Saturday, October 20, 2012

LGBT Back to School: Yes I Know

This month the Queer Etsy Team is presenting our personal tales from school to offer hope for LGBT students returning to school with trepidation. May they learn from us that there is always someone out there who understands and supports them...  Today's story is written by Diana *BunnyKissd* Bukowski.  Diana sells her painted polymer clay jewelry at Faerie Garden Fancies on Etsy and you can read more of her rambling at The Diary of a Crazy Rabbit Lady, Too.

Photo by zalouk webdesign on flickr

This past week, I've been reading and writing about the young people who were bullied so much they saw suicide as their only option.  And over and over I keep seeing that they said the same thing...

You don't know what it's like...

You don't know how it feels...

You don't know.
But I *do* know.

There's a picture of me on my first day of Kindergarten waiting at the school bus with the neighborhood kids.  I am on the left side of the photo, smiling at my mom who was so happy & excited, and to the right are 4 or 5 of my so-called friends, and they look just like the girls in the background of that photo above.  Giggling and whispering to each other.  That was my life.

So yes, I do know what it's like.

The giggling and whispering not-quite-behind-my-back were daily occurrences.  Girls would say they were my friend, ask to braid my hair, and instead tie it in knots. Kids broke into our house and threw dirt all over our kitchen. Kids told lies about me to adults and got me in trouble.  I was pushed and tripped, and once both at the same time, which caused my leg so much pain I almost blacked out.

So yes, I do know how it feels.

Do you think it changed when my parents divorced and I moved to a new school?  Nope.  There's another photo of me at a school roller skating party.  Kids are happily chatting and skating around in circles in the gym; but I was sitting on the stage, long face, full of self-pity.  I was a bitch, a dog, a fat ass... I was even called a lesbo and I didn't even know what that was!

Yeah, I do know what it's like.

I was never invited to any of the birthday parties, unless their mother made them invite the whole class, and they made sure I knew it and was excluded at the party.  When I had parties, only one or two people would show up, if anyone at all.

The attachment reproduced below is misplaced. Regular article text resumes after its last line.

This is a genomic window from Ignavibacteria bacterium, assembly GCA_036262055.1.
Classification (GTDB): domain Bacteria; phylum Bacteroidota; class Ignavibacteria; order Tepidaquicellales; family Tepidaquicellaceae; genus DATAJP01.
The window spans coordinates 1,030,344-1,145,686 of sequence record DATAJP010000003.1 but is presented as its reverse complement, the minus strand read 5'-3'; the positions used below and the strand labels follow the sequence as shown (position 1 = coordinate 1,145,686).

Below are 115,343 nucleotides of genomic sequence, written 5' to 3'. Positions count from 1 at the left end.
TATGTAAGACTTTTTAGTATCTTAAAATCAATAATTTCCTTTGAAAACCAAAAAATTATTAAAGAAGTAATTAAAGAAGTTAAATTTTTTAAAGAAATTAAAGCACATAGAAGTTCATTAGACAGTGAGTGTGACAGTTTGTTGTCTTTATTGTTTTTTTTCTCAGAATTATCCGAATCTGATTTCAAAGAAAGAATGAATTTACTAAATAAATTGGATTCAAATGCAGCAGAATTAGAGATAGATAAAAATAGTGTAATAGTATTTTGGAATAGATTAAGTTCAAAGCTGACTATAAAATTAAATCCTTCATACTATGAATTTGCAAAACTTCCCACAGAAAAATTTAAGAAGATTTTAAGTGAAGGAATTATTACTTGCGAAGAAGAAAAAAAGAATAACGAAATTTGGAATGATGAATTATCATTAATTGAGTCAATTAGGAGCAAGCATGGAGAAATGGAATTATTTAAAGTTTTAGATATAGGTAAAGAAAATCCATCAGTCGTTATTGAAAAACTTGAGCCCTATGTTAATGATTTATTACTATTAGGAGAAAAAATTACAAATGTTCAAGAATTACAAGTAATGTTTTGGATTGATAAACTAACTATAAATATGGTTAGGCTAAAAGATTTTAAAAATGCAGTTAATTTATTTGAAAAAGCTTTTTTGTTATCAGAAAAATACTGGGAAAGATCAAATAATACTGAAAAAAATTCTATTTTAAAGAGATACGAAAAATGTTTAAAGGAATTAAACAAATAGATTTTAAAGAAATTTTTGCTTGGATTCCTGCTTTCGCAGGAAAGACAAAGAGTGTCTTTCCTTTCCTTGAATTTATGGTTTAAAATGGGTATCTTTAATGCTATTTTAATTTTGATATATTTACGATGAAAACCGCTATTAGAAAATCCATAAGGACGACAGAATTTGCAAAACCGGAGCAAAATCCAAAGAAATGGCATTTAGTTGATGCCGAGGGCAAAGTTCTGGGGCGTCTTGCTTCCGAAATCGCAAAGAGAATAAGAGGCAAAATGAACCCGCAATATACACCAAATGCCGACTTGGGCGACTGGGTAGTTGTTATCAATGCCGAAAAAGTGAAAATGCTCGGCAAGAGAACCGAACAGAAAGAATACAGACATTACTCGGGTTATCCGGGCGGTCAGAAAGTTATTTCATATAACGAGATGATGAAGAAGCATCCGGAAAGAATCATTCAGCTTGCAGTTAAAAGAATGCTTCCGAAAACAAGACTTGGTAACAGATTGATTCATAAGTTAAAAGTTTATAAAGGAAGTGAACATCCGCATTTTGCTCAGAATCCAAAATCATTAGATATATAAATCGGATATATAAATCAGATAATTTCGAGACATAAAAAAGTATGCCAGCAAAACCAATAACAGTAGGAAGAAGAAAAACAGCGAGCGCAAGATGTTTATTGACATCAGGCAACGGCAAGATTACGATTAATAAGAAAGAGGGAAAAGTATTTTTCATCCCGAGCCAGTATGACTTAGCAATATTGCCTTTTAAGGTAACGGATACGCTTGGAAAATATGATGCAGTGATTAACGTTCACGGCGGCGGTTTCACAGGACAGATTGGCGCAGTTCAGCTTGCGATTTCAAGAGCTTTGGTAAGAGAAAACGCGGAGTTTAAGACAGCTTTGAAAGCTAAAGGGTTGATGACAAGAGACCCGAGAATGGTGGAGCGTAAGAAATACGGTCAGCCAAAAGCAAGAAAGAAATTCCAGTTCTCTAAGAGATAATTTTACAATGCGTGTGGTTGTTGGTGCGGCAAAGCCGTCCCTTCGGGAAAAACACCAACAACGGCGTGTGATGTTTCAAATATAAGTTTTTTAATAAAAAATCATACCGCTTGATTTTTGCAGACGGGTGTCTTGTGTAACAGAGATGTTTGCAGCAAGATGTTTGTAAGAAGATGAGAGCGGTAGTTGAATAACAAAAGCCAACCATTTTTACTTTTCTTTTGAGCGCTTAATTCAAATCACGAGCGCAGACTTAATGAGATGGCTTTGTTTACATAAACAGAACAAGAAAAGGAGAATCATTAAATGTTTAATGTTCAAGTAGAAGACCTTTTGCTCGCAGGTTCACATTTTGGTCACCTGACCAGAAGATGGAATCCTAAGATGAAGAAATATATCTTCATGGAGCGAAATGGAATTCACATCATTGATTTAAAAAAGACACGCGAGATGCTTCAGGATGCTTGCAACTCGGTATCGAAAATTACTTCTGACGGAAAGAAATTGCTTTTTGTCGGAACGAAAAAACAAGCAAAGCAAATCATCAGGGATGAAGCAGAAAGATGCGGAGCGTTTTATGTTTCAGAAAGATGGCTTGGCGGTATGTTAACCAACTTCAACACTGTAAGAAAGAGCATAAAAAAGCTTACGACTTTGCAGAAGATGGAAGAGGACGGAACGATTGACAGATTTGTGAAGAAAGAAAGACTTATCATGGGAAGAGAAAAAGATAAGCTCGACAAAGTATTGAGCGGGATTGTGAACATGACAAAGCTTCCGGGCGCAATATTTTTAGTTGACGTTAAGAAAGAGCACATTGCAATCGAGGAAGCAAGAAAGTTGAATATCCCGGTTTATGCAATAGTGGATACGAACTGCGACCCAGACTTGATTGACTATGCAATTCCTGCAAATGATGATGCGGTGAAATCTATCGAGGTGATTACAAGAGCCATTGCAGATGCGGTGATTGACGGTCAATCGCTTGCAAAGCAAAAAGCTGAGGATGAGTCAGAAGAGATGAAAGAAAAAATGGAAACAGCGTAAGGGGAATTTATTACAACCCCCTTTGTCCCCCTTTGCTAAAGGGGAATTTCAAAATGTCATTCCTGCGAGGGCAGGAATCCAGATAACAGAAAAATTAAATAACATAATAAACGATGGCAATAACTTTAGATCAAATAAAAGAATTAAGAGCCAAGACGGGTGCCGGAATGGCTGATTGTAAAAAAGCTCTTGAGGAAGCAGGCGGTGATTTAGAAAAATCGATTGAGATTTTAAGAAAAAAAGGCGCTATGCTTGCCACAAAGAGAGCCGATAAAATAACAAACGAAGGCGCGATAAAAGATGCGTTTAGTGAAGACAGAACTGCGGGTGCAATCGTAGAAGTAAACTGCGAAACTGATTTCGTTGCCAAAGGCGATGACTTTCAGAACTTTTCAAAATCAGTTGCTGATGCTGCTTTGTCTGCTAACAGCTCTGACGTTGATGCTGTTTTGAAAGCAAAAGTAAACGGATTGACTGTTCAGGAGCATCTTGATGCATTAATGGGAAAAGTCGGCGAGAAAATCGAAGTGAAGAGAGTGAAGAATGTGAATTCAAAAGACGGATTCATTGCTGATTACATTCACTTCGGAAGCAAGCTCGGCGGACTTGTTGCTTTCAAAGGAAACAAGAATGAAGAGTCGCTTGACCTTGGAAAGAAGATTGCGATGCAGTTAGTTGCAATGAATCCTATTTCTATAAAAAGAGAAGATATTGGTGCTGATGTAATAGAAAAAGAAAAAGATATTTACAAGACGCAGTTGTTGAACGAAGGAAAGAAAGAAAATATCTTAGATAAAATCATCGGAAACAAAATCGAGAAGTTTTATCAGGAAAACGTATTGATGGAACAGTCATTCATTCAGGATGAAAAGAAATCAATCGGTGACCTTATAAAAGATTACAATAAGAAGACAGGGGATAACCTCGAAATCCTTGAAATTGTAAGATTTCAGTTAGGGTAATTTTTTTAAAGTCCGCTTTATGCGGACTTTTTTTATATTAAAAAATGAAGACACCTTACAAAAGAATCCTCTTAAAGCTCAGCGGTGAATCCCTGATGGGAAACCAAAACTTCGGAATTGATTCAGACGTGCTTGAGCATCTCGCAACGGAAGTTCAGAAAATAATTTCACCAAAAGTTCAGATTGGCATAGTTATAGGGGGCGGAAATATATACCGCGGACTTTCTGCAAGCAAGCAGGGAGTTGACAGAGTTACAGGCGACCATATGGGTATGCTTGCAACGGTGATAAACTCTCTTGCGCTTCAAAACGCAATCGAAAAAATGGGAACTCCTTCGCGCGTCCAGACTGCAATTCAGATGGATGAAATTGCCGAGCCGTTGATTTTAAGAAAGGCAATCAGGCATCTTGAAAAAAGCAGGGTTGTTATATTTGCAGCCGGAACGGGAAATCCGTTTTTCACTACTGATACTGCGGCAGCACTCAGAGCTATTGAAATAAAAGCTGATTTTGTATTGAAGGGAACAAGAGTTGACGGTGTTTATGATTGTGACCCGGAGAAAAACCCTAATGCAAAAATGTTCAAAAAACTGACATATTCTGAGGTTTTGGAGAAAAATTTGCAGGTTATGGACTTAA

Yeah, I do know how it feels.

High school would be different though.  I wouldn't be stuck in Catholic school with a bunch of rich snobs, I thought; I'd be in a public school with the rest of the kids in my neighborhood who weren't stuck up.  But it was no different.  Name calling, laughing at me, hateful comments... different people, same bullying.

Oh yes, I do know what it's like.

There was no one I felt I could talk to, no one I trusted.  Then the older boy next door finagled me out of my virginity; it was positive attention in my opinion.  I continued to seek that out.  I slept with more boys than I can remember.  But it didn't help, and didn't change how others treated me.

Oh yes, I do know how it feels

The bullying got worse.  Physical violence was threatened regularly, and I got beat up on more than one occasion, sometimes by more than one person at a time.  "Friends" spread lies about me, stole from my house, sent their friends to beat me up.

I *do* know what it's like.

That freshman winter on the way home from school, as the bullies followed along behind me, taunting me, I passed a pond in the park we cut through, and even though it was freezing out, and the edged were all iced over, the bullies told me to just jump in and kill myself.  I didn't think the tormenting would ever stop; so I did.  They laughed and laughed in the snow as I willed myself to sink.  They laughed and told me to die as my body swam to the edge but my mind screamed at myself to just drown.  They followed me, laughing, as I dripped and shivered the half mile to home.  They said I was so stupid I couldn't even commit suicide right. They said they hoped I died from the cold. They hoped I got sick and died.

I *do* know how it feels.

I skipped school so much I was kicked out (wow schools are backwards!), but I hated going.  I found my own friends, real ones, people I wasn't just forced to be with everyday.  Eventually I got my GED, went to college, and now I'm a teacher.  Why?  Because I *do* know.  I know how damaging words can be; I know how they echo in your head endlessly. (Yes, even now, decades away from all that, I still hear the name calling and hateful comments.) 

Yes I know and I don't want anyone else to go through it.

I've seen it affect my students: an older student passing in the hall calls a younger kid "fagot" as they go by, and that child is crushed.  How many years will he hear that in his head?  A young girl overhears the not-so-subtle laughing from the other girls in class, and her shine dims.  How long until she lets herself shine bright again?

Yes I know and I want to show all my students that the blinding brightness of their shine can drown out those dark voices in their heads.

Yes I know.


If you are being bullied and in need of help, there are many groups available to choose from:
  • First, if you are in crisis or considering suicide, please call the
    National Suicide Prevention Lifeline at 1-800-273-TALK (8255)
    or the Trevor Project at 1-866-4-U-TREVOR (866-488-7386).
  • You can find more detailed steps on finding help at
  • You can find a list of helpful resources at (Gay, Lesbian, and Straight Education Network) .
  • To find a local source of help, the Safe Schools Coalition has a list of Community Based GLBTQ Youth Support Groups and Safe Schools Coalitions.

If you are a teacher looking for resources, these are great places to look:

No comments: